FATF is taking notes on Digital ID, SARs prove they’re worth it in a report from the UKFIU and Japan is facing potential regulatory concerns ahead of the 2020 Olympics.
We share our financial crime highlights from the week of 4 October 2019.
FATF Explores Digital ID
The 77-page document summarizes the key features of digital ID systems and the main FATF requirements for customer identification and verification as well as ongoing due diligence processes.
It details the benefits of implementation, like the potential for increased financial inclusion of unserved or underserved populations. But it doesn’t ignore the risks of implementing a system that incorporates biometric data, mobile device data and other sensitive information, such as data protection and privacy issues.
The move comes as the number of digital transactions continues to increase rapidly. Citing reports by Capgemini & BNP Paribas and the International Data Corporation, the FATF states in its draft that digital payments are expected to comprise 726 billion transactions annually — nearly 2 billion transactions each day — by next year.
By 2022, digital transactions could represent 60% of the world’s GDP. These guidelines are meant to provide financial institutions and other concerned parties a framework they can use to adjust their customer identification, verification and ongoing monitoring processes to the new reality.
Before issuing official guidance, the FATF has asked those in the private sector to weigh in and help shape its policies.
It has specified four main areas of focus for providing input: specific money laundering or terrorist financing risks to using digital ID systems, the role of these types of systems in ongoing CDD or transaction monitoring, ways in which these systems can support financial inclusion, and possible areas of conflict between the use of these systems and FATF record-keeping requirements or other AML/CFT measures.
The draft guidance will be available to the public for feedback until November 29.
SARs Strike Back
SARs filing is proving its importance across the UK this week as it’s been revealed that £131.7 million has been prevented from going to criminals.
The figures come from the UK Financial Intelligence Unit (UKFIU) with a heavy focus on the impact of defense against money laundering (DAML) requests being responsible for most of the stopped money.
Reports have increased overall with SARs reporting hitting a record of 478,437 across the year and HMRC has increased its use of SARs in both civil and criminal investigations. An action that should bolster morale for those AML officers who file reports and feel as though there’s no followup to what can feel like interminable filing.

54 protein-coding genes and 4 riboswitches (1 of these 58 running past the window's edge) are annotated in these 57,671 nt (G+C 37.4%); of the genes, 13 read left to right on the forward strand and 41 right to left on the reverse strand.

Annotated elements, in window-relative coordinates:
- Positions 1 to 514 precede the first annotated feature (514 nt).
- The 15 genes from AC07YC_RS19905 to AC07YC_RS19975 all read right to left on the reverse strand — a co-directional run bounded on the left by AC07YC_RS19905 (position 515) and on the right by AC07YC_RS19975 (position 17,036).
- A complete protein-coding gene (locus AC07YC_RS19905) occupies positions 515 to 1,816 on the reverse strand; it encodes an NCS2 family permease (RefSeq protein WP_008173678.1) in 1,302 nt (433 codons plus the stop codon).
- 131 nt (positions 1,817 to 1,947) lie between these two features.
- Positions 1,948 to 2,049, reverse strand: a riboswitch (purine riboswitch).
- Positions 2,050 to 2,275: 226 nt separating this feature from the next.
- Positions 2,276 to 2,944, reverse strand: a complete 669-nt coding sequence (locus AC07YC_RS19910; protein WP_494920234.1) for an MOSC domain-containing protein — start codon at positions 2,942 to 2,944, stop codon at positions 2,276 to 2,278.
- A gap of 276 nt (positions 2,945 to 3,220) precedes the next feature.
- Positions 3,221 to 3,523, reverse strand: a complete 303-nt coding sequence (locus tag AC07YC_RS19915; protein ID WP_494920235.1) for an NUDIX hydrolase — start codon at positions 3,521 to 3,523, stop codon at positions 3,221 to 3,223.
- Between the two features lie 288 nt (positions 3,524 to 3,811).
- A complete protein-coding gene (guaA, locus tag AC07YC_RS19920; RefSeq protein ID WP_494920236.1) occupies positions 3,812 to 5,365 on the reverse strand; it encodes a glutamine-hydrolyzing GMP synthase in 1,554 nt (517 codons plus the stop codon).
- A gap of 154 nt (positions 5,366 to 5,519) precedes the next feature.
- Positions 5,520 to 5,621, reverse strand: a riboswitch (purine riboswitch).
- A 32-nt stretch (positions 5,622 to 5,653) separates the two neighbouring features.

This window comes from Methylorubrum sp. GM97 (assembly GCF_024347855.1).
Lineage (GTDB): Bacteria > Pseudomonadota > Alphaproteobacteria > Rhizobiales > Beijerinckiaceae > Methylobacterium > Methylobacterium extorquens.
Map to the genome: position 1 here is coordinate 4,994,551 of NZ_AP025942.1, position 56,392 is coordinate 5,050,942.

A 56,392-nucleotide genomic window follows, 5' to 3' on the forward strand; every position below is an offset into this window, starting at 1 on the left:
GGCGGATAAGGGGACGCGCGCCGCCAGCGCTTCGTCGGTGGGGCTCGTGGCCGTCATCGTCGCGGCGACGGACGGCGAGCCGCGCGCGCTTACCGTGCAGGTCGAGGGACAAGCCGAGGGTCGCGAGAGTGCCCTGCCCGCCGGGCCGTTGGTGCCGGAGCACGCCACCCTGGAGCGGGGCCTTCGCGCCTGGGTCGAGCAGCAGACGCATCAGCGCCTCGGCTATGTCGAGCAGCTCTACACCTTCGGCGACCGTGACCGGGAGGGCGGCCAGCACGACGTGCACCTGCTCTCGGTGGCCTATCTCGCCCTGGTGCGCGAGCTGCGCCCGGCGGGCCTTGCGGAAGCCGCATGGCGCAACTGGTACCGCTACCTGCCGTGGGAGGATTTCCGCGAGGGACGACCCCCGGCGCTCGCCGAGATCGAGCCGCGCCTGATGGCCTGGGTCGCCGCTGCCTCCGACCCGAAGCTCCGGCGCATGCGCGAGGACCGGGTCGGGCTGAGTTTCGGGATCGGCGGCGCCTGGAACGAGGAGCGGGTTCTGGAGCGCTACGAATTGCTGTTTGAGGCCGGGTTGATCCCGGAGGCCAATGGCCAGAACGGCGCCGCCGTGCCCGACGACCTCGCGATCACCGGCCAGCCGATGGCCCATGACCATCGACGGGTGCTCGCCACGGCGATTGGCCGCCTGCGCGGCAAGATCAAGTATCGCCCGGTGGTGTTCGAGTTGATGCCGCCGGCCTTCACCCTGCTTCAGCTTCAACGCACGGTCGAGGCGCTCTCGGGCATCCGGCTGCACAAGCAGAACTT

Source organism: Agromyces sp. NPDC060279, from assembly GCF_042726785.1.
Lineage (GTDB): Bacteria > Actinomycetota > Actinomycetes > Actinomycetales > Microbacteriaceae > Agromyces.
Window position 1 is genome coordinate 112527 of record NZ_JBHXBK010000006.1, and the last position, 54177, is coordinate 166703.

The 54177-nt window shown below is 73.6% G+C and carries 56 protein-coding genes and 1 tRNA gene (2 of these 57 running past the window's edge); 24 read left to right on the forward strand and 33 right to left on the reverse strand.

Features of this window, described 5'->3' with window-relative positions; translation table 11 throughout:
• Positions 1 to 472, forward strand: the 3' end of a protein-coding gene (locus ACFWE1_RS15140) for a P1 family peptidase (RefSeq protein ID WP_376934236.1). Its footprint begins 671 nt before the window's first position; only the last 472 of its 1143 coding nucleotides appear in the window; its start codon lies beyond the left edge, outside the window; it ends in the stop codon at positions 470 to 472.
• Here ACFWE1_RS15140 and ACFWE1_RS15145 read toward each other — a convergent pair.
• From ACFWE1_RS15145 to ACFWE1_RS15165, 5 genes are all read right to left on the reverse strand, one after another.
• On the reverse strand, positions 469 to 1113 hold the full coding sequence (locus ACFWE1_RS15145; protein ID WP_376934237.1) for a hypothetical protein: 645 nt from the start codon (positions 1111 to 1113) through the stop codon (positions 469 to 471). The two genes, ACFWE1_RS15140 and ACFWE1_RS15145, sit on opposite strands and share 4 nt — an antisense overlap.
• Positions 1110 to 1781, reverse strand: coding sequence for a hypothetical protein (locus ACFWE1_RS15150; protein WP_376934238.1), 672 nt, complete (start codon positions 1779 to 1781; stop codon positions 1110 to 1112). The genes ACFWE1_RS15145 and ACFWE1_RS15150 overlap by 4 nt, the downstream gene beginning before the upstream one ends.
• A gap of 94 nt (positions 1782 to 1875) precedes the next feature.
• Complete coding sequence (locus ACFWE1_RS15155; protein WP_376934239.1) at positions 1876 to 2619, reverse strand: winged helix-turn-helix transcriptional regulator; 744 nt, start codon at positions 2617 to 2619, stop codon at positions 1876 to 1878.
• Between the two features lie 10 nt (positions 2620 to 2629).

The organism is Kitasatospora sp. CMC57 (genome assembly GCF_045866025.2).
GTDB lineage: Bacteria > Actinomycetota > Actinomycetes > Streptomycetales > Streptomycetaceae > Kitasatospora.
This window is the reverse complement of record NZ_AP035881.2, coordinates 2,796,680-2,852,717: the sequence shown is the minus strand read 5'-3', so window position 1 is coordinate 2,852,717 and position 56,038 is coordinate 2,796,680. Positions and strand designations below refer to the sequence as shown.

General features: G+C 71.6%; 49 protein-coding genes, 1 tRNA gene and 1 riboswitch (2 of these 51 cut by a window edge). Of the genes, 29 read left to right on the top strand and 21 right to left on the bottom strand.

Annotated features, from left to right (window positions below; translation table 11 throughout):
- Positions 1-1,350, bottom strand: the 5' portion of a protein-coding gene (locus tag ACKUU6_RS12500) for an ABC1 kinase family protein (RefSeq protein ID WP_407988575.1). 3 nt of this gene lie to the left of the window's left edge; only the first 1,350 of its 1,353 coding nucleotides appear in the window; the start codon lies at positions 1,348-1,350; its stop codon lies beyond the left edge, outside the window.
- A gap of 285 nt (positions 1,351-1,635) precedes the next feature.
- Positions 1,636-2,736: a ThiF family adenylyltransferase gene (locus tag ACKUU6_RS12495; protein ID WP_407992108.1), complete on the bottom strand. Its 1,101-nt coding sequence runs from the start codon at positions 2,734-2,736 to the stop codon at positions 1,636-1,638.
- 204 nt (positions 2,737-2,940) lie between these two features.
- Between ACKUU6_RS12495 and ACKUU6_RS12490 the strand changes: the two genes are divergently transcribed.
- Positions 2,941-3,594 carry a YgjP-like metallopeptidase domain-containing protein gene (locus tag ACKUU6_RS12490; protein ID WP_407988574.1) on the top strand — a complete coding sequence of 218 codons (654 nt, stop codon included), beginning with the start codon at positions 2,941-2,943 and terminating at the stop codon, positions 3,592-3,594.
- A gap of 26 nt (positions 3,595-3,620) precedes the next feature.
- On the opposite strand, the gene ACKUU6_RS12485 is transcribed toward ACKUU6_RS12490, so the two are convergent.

Ian Mynot, Head of the UKFIU, commented: ‘The UKFIU does not control the increases in SAR volume and with these volumes come increased risks that require effective mitigation.
It’s a strong indicator that the UK is stepping up its approach to tackling financial crime. However, criticisms have been made that all SARs are being treated equally, so low-value ones are being considered due to businesses overreporting to avoid missing any issues.
Hopefully, the Home Office’s SARs’ reform program, which was announced in July this year, will be able to reduce the impact of low-value SARs and potentially give guidance to businesses so they’re no longer overreporting.
FATF Examines Japan
Last Monday saw the start of Japan’s review by FATF – historically not something that goes well for the country.
The archipelago ranked 18th out of 27 during the third examination of FATF countries in 2008 and was rated the 53rd least risky country in the world by Basel Organization for Governance.
Public bodies in Japan have already been reviewed and this week sees several private companies across each business category selected for review. A major difficulty facing Japan for this review, which might be quite embarrassing internationally, is that the results are due to be released in June 2020, right before the Tokyo Olympics.
Given the nation’s poor track record it’s possible that it will once again be shown to be a financial safe haven for illicit actors. However, businesses have taken steps to tighten up security. Banks in the region have improved identity checks, suspended remittances for first-time customers without accounts and bigger banks are holding knowledge-sharing events for smaller banks that lack expertise in the area.
Cryptocurrency exchanges are likely to show the most risk for Japan as the review uses a template, one that includes requirements exchanges may not have taken seriously for some time. This is especially true for exchanges focused on anonymity as a feature of cryptocurrency.
Japan must hope that it can address more than half of FATF’s 40 Recommendations and that at least six of the 11 items that measure effectiveness are not judged to be at a low level. If the nation fails to achieve either metric then it will be labeled a high-risk country to be monitored.
It’s a real concern for the nation and a result they want to avoid, especially as the report will be released shortly before Tokyo is in the global spotlight as it hosts the 2020 Olympics.